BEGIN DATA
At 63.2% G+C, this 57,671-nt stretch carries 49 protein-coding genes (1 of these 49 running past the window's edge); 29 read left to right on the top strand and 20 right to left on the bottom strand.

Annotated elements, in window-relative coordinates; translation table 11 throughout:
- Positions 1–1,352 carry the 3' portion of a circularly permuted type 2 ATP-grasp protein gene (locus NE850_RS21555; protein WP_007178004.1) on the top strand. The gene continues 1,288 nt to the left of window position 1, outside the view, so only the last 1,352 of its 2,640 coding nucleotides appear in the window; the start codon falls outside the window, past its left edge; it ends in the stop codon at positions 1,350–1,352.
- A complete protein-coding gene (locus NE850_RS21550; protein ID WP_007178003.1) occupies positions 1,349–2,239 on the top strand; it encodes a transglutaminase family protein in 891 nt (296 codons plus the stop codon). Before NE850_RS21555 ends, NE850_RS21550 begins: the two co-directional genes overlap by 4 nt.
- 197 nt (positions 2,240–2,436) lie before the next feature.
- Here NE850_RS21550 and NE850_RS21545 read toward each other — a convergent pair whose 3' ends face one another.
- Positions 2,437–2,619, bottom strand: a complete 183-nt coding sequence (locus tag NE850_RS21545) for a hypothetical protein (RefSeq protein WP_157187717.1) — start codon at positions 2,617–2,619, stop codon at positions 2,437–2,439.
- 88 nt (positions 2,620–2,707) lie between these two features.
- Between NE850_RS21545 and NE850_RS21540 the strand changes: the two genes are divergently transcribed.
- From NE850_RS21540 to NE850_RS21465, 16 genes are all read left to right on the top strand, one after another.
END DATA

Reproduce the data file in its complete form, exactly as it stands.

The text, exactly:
At 63.2% G+C, this 57,671-nt stretch carries 49 protein-coding genes (1 of these 49 running past the window's edge); 29 read left to right on the top strand and 20 right to left on the bottom strand.

Annotated elements, in window-relative coordinates; translation table 11 throughout:
- Positions 1–1,352 carry the 3' portion of a circularly permuted type 2 ATP-grasp protein gene (locus NE850_RS21555; protein WP_007178004.1) on the top strand. The gene continues 1,288 nt to the left of window position 1, outside the view, so only the last 1,352 of its 2,640 coding nucleotides appear in the window; the start codon falls outside the window, past its left edge; it ends in the stop codon at positions 1,350–1,352.
- A complete protein-coding gene (locus NE850_RS21550; protein ID WP_007178003.1) occupies positions 1,349–2,239 on the top strand; it encodes a transglutaminase family protein in 891 nt (296 codons plus the stop codon). Before NE850_RS21555 ends, NE850_RS21550 begins: the two co-directional genes overlap by 4 nt.
- 197 nt (positions 2,240–2,436) lie before the next feature.
- Here NE850_RS21550 and NE850_RS21545 read toward each other — a convergent pair whose 3' ends face one another.
- Positions 2,437–2,619, bottom strand: a complete 183-nt coding sequence (locus tag NE850_RS21545) for a hypothetical protein (RefSeq protein WP_157187717.1) — start codon at positions 2,617–2,619, stop codon at positions 2,437–2,439.
- 88 nt (positions 2,620–2,707) lie between these two features.
- Between NE850_RS21545 and NE850_RS21540 the strand changes: the two genes are divergently transcribed.
- From NE850_RS21540 to NE850_RS21465, 16 genes are all read left to right on the top strand, one after another.